VRI Speed Control
When programmed for VRI speed control, TouchPro, Pro2 and Select2 panels allow variable rate control for every 5-degree section. Variable Rate Speed Control will be available in late 2010 and will come standard in new TouchPro, Pro2 and Select2 control panels.
The key element of the Valley VRI is the VRI Mapping program. For both the VRI Speed Control and VRI Zone Control, this user friendly computer program allows the operator to use soil texture, topography, Veris® maps, yield maps or other specific field maps to develop irrigation prescriptions.
Valley VRI installed on center pivot
Earl Vories, Ph.D., agricultural engineer and lead scientist with the U.S. Department of Agriculture - Agricultural Research Service in Missouri, has been researching the mechanics of VRI for five years and thinks the technology is important to the future of irrigated crop production.
“Mid-South soils are highly variable within a single field,” Vories explained. “Without VRI, producers have to set irrigation rates based on an average soil type, or pick the most limiting condition.” This practice compromises potential yield on other soil types within the same field.
Jimmy Moody, a cotton, soybean, corn, wheat and rice producer near Dyersburg, Tenn., participated in the field testing of Valley VRI Zone Control and saw its benefits firsthand. Valley VRI helped him effectively irrigate a particularly challenging field with soils ranging from Sharkey clay to very coarse sand. Based on that experience, Moody looks forward to using Valley VRI on additional pivots.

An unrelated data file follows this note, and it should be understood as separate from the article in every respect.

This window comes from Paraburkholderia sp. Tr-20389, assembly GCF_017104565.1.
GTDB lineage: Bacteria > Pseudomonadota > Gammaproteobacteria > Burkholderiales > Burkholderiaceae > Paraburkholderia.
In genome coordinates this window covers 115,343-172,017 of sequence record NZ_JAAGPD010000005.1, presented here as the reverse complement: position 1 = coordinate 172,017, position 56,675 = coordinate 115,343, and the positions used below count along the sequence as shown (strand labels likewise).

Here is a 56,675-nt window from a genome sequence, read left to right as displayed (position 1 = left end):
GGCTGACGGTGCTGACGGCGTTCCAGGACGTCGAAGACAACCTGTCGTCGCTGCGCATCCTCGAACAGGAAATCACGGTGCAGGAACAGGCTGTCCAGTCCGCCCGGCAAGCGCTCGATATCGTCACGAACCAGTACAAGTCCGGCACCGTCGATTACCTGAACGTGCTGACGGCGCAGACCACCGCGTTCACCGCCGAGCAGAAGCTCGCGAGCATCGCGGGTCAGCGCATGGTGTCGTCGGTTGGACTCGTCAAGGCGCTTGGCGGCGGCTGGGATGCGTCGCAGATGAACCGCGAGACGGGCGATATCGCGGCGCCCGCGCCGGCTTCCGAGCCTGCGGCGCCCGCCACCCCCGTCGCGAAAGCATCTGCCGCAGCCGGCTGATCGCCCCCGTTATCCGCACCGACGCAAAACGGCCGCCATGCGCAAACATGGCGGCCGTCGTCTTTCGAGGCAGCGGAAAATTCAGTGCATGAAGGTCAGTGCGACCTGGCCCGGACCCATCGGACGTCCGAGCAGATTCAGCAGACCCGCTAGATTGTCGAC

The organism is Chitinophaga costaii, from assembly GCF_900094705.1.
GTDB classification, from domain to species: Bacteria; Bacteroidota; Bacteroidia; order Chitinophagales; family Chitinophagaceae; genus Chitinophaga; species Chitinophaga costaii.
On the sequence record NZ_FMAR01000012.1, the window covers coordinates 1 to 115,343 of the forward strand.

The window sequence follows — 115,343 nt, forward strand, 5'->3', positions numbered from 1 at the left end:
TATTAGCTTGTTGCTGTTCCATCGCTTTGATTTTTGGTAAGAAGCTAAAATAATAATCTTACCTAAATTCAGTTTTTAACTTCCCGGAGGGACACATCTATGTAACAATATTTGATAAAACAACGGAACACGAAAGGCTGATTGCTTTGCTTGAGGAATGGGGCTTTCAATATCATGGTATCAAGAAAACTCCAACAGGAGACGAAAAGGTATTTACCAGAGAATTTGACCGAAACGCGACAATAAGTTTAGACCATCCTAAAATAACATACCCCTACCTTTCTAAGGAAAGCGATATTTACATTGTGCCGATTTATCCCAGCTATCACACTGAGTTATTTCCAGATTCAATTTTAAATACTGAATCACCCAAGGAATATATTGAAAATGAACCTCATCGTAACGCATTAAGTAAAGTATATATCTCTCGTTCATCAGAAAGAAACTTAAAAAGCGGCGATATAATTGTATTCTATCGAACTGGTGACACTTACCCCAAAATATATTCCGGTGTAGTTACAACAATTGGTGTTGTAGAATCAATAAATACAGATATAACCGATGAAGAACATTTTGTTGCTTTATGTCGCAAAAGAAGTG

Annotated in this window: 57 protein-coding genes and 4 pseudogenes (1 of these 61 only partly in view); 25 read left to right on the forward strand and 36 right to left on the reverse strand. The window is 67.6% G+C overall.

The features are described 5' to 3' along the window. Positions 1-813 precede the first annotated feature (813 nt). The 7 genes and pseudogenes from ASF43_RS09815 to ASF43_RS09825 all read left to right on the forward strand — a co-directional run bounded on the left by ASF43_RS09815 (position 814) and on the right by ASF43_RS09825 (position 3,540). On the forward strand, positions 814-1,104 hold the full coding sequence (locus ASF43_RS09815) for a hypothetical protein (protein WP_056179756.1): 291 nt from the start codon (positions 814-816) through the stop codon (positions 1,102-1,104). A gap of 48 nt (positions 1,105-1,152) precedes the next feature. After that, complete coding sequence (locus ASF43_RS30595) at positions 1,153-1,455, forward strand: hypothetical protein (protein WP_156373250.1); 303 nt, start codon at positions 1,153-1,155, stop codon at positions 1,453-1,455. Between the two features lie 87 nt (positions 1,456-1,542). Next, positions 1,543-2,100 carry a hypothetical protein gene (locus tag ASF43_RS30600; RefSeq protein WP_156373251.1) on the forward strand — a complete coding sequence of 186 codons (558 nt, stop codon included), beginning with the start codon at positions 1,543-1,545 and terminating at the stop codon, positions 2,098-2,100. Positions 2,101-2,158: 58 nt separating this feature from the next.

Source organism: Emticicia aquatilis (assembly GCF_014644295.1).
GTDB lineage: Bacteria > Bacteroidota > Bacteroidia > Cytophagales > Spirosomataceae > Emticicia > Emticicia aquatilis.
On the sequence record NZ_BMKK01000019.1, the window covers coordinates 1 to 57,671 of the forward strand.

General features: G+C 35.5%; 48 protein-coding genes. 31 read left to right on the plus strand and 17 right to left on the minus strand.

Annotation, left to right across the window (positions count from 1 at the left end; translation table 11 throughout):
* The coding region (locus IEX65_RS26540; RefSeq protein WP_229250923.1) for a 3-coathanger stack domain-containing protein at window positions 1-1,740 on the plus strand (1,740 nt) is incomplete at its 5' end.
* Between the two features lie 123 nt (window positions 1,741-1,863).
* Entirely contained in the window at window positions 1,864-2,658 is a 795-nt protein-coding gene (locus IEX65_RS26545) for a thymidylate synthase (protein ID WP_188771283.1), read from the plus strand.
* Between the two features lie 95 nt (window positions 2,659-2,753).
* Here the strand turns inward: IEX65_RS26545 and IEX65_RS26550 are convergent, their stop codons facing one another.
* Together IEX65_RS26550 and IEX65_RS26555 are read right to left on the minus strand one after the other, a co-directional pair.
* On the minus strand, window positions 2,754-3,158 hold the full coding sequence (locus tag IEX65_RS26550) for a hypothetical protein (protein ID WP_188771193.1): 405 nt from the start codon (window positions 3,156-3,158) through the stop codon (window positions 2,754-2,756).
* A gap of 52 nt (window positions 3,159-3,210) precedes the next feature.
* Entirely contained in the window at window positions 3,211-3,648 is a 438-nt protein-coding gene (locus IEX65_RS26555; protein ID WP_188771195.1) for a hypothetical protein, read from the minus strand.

“I have variable soils from sand to silt loam to clay. With Valley VRI,” Moody said, “I’m not going to be applying too much water to my cotton crop in heavier soils in order to get enough water on my sandier soils in the same field.”
Vories added, “Precision operations have taken a hold on other facets of ag. It doesn’t make sense to precisely apply other inputs and not water. I think you’re going to see a big increase in adoption of VRI technology between now and five years from now.”
Producers can learn more about Valley VRI at the Valley Irrigation Farm Progress Show booth, No. 1023. Following its launch at the Farm Progress Show, information about Valley VRI panel will be available at local farm shows through spring 2011.